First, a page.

#LevelTheField Ambassador: Darcy Marquardt
Jan 20, 2016
For each week of the #LevelTheField campaign, viaSport will introduce a new ambassador, and share why gender equity is important to them. This week, three-time Olympic Rower and mother Darcy Marquardt shares why gender equity is important to her.
“Only 4% of girls achieve the recommended level of daily physical activity.”
This statistic is staggering. Horrifying even. I’d like to see the stat for boys too, given the current trend towards sedentary lifestyles (at least here in North America) and with increasing obesity rates; it likely isn’t where it should be. But still this stat about girls specifically sticks in my mind as something that needs to change and needs to change now. But how?
For me, opting out of physical activity as a child wasn’t an option. I was lucky that I had great models from both my parents and their views on health and fitness were embodied on a daily basis. My mom had her exercise classes and my dad played squash and racquetball before work. It wasn’t a question of if my siblings and I were going to join organized sports, but which one. And I played many: figure skating, swimming, floor hockey, rugby, and with softball being my mainstay for 15 years, you might have thought I was an athlete. Although I never thought of myself as one – I was in it to have fun not to win it… until I found rowing at age 19.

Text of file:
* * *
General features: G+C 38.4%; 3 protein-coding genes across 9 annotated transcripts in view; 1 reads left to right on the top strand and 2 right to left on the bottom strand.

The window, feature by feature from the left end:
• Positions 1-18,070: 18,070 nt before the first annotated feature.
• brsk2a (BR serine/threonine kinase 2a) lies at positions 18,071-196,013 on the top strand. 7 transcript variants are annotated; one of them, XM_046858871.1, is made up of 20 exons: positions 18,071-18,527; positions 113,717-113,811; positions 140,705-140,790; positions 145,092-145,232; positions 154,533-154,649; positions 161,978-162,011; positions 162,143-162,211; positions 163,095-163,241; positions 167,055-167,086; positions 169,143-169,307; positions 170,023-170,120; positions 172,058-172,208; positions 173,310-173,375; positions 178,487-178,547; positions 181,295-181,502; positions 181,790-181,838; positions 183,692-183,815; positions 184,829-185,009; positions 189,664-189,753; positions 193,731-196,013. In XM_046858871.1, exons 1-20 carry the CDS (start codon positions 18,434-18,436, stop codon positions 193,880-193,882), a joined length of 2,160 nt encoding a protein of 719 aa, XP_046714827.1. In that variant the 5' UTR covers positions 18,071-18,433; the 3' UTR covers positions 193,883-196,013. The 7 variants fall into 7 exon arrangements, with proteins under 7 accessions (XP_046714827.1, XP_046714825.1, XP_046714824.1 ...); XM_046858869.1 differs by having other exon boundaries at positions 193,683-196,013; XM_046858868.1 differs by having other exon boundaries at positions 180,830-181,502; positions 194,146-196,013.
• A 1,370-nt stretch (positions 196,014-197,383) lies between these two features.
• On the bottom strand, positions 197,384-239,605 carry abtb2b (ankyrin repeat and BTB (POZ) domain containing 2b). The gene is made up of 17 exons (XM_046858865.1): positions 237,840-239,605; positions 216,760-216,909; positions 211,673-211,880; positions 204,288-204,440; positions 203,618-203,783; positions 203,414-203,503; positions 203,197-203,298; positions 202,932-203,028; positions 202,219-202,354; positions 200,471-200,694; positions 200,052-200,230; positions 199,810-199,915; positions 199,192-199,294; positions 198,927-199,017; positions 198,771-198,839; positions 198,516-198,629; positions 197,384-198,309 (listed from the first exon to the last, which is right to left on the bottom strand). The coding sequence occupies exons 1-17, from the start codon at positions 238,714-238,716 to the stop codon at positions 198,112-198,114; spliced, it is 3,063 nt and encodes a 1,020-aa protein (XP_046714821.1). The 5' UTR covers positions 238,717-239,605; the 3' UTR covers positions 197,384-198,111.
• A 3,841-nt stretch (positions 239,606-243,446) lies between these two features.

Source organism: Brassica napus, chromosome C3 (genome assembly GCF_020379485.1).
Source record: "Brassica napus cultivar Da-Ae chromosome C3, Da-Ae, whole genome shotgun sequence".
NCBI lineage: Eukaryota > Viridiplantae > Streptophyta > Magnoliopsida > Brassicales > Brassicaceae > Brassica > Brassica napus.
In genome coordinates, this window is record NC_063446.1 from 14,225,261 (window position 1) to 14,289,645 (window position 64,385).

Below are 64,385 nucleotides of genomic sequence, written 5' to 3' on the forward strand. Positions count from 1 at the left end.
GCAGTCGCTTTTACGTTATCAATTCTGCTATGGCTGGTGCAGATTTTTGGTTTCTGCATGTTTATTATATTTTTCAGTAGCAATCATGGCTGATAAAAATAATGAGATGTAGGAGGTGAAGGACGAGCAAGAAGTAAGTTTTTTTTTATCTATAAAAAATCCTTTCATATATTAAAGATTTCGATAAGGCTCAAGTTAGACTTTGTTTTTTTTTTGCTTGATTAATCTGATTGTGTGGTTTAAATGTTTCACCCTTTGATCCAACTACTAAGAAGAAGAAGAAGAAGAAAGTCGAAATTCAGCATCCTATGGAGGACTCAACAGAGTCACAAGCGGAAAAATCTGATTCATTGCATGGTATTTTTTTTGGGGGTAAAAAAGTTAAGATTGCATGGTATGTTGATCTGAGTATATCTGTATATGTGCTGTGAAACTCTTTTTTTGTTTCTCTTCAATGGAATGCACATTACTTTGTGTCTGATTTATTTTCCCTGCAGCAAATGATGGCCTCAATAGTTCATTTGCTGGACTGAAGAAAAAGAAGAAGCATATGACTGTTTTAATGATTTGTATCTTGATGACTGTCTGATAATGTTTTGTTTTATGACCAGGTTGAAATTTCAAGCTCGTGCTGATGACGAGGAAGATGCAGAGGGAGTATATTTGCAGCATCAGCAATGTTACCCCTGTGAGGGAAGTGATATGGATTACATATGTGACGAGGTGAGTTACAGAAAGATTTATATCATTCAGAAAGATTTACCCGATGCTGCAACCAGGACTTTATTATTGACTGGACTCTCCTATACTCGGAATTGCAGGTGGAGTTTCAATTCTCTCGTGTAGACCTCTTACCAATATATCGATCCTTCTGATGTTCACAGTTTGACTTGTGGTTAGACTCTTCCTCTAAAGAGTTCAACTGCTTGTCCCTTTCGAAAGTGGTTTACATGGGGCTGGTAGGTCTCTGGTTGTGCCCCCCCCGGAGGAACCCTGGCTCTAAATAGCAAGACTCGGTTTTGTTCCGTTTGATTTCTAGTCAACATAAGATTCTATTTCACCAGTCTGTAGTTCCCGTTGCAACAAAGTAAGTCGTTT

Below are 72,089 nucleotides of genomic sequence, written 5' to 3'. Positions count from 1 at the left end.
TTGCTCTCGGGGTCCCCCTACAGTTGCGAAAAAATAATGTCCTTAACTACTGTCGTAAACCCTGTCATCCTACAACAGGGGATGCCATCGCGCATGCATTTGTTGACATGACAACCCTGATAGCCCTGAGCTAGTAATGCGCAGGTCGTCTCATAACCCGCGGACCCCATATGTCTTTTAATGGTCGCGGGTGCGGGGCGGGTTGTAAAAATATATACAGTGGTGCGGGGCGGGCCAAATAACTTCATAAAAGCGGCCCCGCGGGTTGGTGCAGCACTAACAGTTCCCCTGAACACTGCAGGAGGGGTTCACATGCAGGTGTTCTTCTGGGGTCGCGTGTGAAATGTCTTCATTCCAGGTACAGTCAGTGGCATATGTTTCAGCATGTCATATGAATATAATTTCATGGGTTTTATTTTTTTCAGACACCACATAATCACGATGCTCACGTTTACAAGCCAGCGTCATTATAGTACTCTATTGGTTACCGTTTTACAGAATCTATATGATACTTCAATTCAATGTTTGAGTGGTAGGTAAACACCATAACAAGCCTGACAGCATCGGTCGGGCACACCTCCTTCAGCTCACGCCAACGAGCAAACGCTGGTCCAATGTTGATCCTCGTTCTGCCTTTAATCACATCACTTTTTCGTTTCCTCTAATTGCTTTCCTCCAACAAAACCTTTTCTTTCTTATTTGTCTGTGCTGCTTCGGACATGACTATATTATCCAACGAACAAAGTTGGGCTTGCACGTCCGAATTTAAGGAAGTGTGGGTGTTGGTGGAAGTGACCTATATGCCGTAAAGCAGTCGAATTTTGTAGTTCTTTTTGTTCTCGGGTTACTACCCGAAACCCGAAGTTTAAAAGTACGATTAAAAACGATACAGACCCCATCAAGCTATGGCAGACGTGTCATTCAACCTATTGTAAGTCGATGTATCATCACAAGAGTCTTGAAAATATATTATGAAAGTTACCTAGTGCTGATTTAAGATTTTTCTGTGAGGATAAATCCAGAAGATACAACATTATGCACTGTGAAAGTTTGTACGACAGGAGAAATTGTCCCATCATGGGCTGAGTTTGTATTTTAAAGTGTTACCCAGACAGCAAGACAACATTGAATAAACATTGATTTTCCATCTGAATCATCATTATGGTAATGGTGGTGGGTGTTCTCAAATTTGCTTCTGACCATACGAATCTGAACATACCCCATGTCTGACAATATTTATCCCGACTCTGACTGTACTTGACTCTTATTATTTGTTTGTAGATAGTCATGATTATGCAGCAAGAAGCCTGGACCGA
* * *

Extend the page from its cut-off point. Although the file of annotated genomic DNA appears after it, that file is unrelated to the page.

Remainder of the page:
Until I found rowing, I never would have considered myself a candidate to perform such an intensive endurance sport, spending hours in the gym and on the water chasing a dream. When I began rowing at the University of Victoria I never would have thought a sport could take me to the varsity level, to the National level, never mind the Olympic Games. I was just a normal kid from Richmond, BC who liked having fun and playing sports with her friends. With rowing, I discovered something within me that gave me the desire to train hard, to push through barriers (physical and mental), to learn that every day is meaningful when you have a specific goal, and I could see progress right from the start and right up until the day of my third Olympic final in 2012 (having competed at Athens 2004 and Beijing 2008 before that). I could still feel myself making changes to be just a little bit better. How’s that for motivation?
So where does this lack of motivation come from with 96% of girls? Maybe it’s not motivation that’s lacking… maybe its encouragement from others, or from society… self-esteem or confidence or desire… lack of female role models or female coaches. How can we foster our daughters to empower themselves and each other to continue to participate in sports and physical activity? And for that matter, how can we empower our sons in the same way? Having given birth to a little boy almost a year ago, it really hits home that this is an important challenge for society as a whole to come together and make a difference to change the statistics.
Join me and take the pledge to #LevelTheField. Learn how you can help to shift attitudes and create change at viasport.ca/levelthefield.
#LevelTheField is a province-wide movement that will work to create a more inclusive sport culture in BC. PRESS PLAY to watch and share our video and pledge to #LevelTheField at viasport.ca/levelthefield.
Visit our Ambassadors page to learn more about the #LevelTheField ambassadors.